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Multi-method Study Using Geospatial Mapping and Survey Analysis to

Determine Disparities in Access to Healthcare for Children with ASD


Catherine R. Shoff, PhD, MPH, Jean-G. Gehricke, PhD, Rolanda Maxim Gott, MD, Maureen Working collaboratively across
Dillon, MSW, Cassie Fox, MPH, Michelle Ocen, PhD, BCBA, Robin B. Steinberg-Epstein, MD, North America, to address the
physical health of children and
Donna S. Murray, PhD, Daniel Coury, MD & The ATN-AIR-P Health Disparities Working Group
adolescents with autism.
Introduction Methods/Analysis Summary
Among individuals with Autism Spectrum Disorders (ASD),
disparities in access to healthcare have been linked to low
socioeconomic status, racial and ethnic minorities, and Data presented from one site (UC Irvine) for discussion purposes Site surveys provided broad opinions of staff
residence in rural and under-resourced areas. However, little is regarding those patient groups they felt were
known about the specific barriers individuals with ASD face in
accessing care and the impact of specific geographic locations.
not being served
This multi-method study combines geospatial mapping using
hospital zip code level data with site surveys completed at 12 Surveys of patient demographics receiving
sites located across the United States, to display gaps in
services for children with ASD, and barriers to reaching these
care without geospatial data provide
individuals. insufficient context to develop detailed
interventions

General Methods / Subjects GIS mapping has the ability to devise more
specific interventions for specific patient
populations
The Autism Intervention Research Network on Physical Health
(AIR-P) conducted a multi-method study to understand the
needs of individuals at 14 autism diagnostic and treatment
centers within the United States (N = 12) and Canada (N=2).
First, a survey was conducted at each site to assess specific
local, clinical and patient characteristics in order to identify
barriers to healthcare delivery. Next, geospatial mapping was
conducted to determine whether individuals at high risk for
unmet healthcare needs in the hospitals defined catchment
Discussion
areas were accessing care at the ATN/AIR-P center.
Geographical Information System mapping software (GIS) was
used to create visual maps and tables that showed catchment
and service area based on zip codes provided by 11 ATN/AIR-P
Most programs are struggling with
sites across the United States, excluding the two Canadian sites determining health disparities and completing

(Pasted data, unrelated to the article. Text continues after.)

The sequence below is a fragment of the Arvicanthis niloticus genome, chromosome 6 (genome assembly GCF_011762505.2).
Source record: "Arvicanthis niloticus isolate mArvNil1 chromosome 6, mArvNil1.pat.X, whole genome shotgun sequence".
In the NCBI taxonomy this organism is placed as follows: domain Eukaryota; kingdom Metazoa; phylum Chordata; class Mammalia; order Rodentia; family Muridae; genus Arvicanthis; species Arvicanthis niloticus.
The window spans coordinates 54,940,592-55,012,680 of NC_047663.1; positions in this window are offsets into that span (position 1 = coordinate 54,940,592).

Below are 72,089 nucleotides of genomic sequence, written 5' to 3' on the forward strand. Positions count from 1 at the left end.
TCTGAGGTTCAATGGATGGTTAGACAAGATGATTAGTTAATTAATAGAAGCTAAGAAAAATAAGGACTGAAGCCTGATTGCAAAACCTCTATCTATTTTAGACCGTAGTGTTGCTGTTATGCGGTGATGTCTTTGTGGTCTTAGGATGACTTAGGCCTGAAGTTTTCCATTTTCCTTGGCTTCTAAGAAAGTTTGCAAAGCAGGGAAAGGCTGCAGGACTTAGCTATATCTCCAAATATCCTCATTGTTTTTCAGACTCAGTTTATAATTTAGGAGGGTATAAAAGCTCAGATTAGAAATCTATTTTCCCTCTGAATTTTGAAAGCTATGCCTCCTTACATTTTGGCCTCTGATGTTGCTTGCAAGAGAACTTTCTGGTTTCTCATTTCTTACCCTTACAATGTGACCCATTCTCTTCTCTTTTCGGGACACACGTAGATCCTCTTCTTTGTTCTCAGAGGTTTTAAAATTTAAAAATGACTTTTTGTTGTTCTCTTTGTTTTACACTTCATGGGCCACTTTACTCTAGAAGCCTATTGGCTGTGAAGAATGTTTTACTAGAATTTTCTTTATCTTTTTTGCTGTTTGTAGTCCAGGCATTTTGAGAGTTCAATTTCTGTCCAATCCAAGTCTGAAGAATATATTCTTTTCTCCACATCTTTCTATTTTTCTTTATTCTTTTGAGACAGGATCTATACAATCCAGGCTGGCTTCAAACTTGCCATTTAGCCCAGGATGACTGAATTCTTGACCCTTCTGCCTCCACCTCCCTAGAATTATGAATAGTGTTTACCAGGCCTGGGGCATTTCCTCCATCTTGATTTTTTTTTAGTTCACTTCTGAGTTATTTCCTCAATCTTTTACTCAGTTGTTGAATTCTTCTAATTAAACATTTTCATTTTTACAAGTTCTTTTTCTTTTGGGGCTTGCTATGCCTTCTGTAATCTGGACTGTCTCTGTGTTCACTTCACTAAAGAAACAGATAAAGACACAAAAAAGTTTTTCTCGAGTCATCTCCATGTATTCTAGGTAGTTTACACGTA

and one US site, which did not provide zip codes. U.S. Census the site survey alone raised awareness of
data was used to identify zip codes where high-risk individuals
were not served. All zip codes were converted to ZCTA scores
health disparities and barriers to access. The
(ZIP Code Tabulation Areas), which are utilized by Census data. Areas with autism rates greater than 25 per UCI serves 121 zip codes following quote exemplifies this point: In
100,000 who receive services at UCI (autism rate is
Areas with high risk individuals (from U.S. census) were overlaid based on who goes to the center and is reported 16 areas served have greater than 14.5% of children living filling out this survey, it strikes us that we may
with hospital level data to create maps. Indicators used to per 100,000 population). below the poverty level
determine whether individuals are high-risk for not being able to
not even know if we are not reaching certain
access healthcare include 1) Federal Poverty Level, 2) Public groups or populations. How do we even
Insurance usage and 3) Area Deprivation Index (ADI). determine the extent of this problem for our
Specifically, we wanted to determine if there were individuals
site. Adding geospatial mapping to site
within our defined catchment areas who are unable to access surveys provides critical information about
care at the ATN/AIR-P clinics. Catchment Area is defined as a health disparities at individual sites and
geographical area from which a hospitals potential patients are
drawn. Service Area is defined as the area that actual patients
across health care networks.
with ASD and/or developmental disabilities seen at clinics in the
past year reside.

Collaborating with the AIR-P and ATN Acknowledgements


This project is/was supported by the Health Resources and Services Administration (HRSA) of the U.S. Department of
Researchers interested in utilizing ATN data for collaborative clinical research or in Health and Human Services (HHS) under cooperative agreement UA3 MC11054 Autism Intervention Research Network
learning more about secondary data analysis opportunities may contact on Physical Health. This information or content and conclusions are those of the author and should not be construed as
asatn.org/request/data the official position or policy of, nor should any endorsements be inferred by HRSA, HHS or the U.S. Government. This work
was conducted through the Autism Speaks Autism Treatment Network serving as the Autism Intervention Research